Houston Methodist. Leading Medicine

Hand FAQ

Question:

I love to play the guitar but I think it's causing my fingers to get stuck in a bent position. Right now, I can't straighten the ring or pinkie finger of my left hand. Is this a common problem among guitar players?

Answer:

A healthy, normal individual should have no problem playing the guitar for long periods of time without affecting the position of the fingers. The inability to straighten the last two fingers may be a sign of something else going on. The most common cause of this problem is called Dupuytren disease. Dupuytren's contracture is a fairly common disorder of the fingers. The condition usually shows up as a thick nodule (knob) or a short cord in the palm of the hand, just below the ring finger. More nodules form, and the tissues thicken and shorten until the finger cannot be fully straightened. Dupuytren's contracture usually affects only the ring and little finger. The contracture spreads to the joints of the finger, which can become permanently immobilized. One or both hands can be affected. Although the exact cause is unknown, it occurs most often in middle-aged, white men. It is genetic in nature, meaning it runs in families. Dupuytren disease is seven times more common in men than women. It is more common in men of Scandinavian, Irish, or Eastern European ancestry. The disorder may occur suddenly. More often, it progresses slowly over a period of years. The disease usually doesn't cause symptoms until after the age of 40. There are some other known risk factors for this disease. These include diabetes, alcohol abuse, and tobacco use. Trauma from injury or vibration during manual labor can also increase the chances of developing Dupuytrens. The natural course of the disease is unpredictable. Some people have a mild case that doesn't cause problems. Others progress to severe contracture preventing proper use of the hand. The natural course of the disease is unpredictable. Some people have a mild case that doesn't cause problems. Others progress to severe contracture preventing proper use of the hand. Although your symptoms sound like Dupuytren disease, it could be something else. It's best to see an orthopedic surgeon and get a diagnosis first before assuming you have this particular problem. Ryan J. Caufield, and Scott G. Edwards, MD. Dupuytren Disease: An Update on Recent Literature. In Cuurent Orthopaedic Practice. September/October 2008. Vol. 19. No. 5. Pp. 499-502.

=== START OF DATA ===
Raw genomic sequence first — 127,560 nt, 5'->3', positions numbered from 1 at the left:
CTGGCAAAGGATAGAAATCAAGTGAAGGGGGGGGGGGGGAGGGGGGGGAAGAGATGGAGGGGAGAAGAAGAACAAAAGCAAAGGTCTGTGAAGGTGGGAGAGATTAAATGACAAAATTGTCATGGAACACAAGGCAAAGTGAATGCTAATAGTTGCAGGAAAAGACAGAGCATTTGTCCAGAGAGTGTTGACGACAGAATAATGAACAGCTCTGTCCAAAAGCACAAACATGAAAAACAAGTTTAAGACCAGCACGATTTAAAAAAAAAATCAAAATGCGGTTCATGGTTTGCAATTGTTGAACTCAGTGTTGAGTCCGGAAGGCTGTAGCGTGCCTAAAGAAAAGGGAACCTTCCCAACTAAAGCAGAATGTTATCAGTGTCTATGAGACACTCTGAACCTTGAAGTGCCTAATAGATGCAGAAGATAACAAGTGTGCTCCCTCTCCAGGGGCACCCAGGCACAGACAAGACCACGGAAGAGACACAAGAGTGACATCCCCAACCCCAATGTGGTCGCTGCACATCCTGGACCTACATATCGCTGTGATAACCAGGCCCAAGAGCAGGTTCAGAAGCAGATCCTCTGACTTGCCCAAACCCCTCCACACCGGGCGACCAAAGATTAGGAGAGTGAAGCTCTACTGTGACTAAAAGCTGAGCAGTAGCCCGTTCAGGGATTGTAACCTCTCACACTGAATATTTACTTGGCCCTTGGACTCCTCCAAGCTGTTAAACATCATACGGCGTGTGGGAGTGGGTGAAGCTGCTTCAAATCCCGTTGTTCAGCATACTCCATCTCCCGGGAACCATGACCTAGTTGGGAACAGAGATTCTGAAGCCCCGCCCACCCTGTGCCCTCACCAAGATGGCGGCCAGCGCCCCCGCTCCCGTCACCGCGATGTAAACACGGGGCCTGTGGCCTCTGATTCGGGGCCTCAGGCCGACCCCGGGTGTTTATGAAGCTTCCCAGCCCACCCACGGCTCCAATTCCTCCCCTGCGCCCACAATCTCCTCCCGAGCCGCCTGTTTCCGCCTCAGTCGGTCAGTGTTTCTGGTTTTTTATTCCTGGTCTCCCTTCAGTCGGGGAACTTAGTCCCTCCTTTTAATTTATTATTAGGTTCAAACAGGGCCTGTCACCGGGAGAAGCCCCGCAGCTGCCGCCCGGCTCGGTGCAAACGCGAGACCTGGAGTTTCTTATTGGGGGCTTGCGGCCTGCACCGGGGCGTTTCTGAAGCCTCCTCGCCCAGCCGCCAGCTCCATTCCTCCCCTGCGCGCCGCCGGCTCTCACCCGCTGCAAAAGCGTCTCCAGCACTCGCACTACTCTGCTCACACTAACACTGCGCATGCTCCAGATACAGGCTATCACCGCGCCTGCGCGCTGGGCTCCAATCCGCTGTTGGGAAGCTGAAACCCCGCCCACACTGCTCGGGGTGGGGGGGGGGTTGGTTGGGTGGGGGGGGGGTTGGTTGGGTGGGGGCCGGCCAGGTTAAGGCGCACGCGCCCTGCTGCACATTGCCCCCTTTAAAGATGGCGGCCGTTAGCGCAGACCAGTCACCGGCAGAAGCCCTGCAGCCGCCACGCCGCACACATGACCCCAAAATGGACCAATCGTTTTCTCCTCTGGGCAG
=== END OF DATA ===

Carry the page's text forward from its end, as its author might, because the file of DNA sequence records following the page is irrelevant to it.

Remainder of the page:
*Disclaimer:* The information contained herein is compiled from a variety of sources. It may not be complete or timely. It does not cover all diseases, physical conditions, ailments or treatments. The information should NOT be used in place of visit with your healthcare provider, nor should you disregard the advice of your health care provider because of any information you read in this topic.
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